Single vaccine jab appears highly effective against COVID-19, experts say


There is compelling evidence that a single dose of COVID-19 vaccines may provide almost as much protection as giving two doses, Canada’s deputy chief public health officer said Thursday.

Dr. Howard Njoo said the advisory committee of federal and provincial public health officers is having an active discussion about whether Canada would be better served to delay the second doses of vaccines in a bid to give protection to more vulnerable people quicker.

“These are what I would call early data in terms of a vaccine effectiveness or studies,” he said. “And the indications are that there’s a good level of protection after just one dose.”

Canada intends to vaccinate three million people with two doses by the end of March.

More than 990,000 Canadians have received at least one dose, and about one-third of those have also received their second doses.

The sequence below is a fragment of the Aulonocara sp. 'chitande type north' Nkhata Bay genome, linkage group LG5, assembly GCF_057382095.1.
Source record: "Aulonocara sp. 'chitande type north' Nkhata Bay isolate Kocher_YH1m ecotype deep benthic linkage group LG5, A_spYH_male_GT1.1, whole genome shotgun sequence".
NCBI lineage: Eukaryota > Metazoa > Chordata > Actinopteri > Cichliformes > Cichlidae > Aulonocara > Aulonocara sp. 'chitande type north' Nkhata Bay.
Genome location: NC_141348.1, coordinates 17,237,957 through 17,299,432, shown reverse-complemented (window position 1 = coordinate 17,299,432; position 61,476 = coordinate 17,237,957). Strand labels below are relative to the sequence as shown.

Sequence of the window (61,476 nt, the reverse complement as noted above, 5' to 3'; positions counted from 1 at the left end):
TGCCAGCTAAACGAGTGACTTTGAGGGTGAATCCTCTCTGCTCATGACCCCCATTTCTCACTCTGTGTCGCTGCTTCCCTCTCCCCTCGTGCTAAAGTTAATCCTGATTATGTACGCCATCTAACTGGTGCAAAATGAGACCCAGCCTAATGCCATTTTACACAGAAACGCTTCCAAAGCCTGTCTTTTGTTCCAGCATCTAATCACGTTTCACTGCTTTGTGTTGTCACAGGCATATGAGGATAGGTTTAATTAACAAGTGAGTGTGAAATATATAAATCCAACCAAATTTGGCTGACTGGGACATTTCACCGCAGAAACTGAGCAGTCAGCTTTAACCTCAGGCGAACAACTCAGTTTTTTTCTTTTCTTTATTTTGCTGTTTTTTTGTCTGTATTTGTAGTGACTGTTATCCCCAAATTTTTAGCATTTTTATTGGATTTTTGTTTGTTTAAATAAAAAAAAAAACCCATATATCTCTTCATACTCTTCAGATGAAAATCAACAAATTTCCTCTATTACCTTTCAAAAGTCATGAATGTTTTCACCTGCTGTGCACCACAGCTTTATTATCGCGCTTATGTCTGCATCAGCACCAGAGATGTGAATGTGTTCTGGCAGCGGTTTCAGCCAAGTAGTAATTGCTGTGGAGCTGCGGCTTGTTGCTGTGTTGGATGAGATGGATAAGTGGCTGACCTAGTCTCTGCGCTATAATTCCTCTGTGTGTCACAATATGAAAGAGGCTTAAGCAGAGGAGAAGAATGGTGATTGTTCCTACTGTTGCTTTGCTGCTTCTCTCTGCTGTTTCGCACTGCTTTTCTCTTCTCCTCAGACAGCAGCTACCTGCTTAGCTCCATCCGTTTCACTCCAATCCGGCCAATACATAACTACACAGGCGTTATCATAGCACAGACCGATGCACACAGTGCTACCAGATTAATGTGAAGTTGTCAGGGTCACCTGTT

Quebec’s immunization committee went as far Thursday as to recommend nobody get a second dose until a first dose is injected into everyone in six high-risk groups, including people over 70, health-care workers, and people who live in long-term care homes and retirement residences.

The committee reported that single doses have been 80 per cent effective at preventing COVID-19 so far among long-term care residents and health workers who were vaccinated.

Questions about delaying the second doses arose almost as soon as vaccinations began in December, prompting a whirlwind of debate among scientists about the ethics of “going off label.”

Pfizer-BioNTech and Moderna’s vaccines – the two currently authorized in Canada – were tested by giving two doses, 21 days and 28 days apart respectively.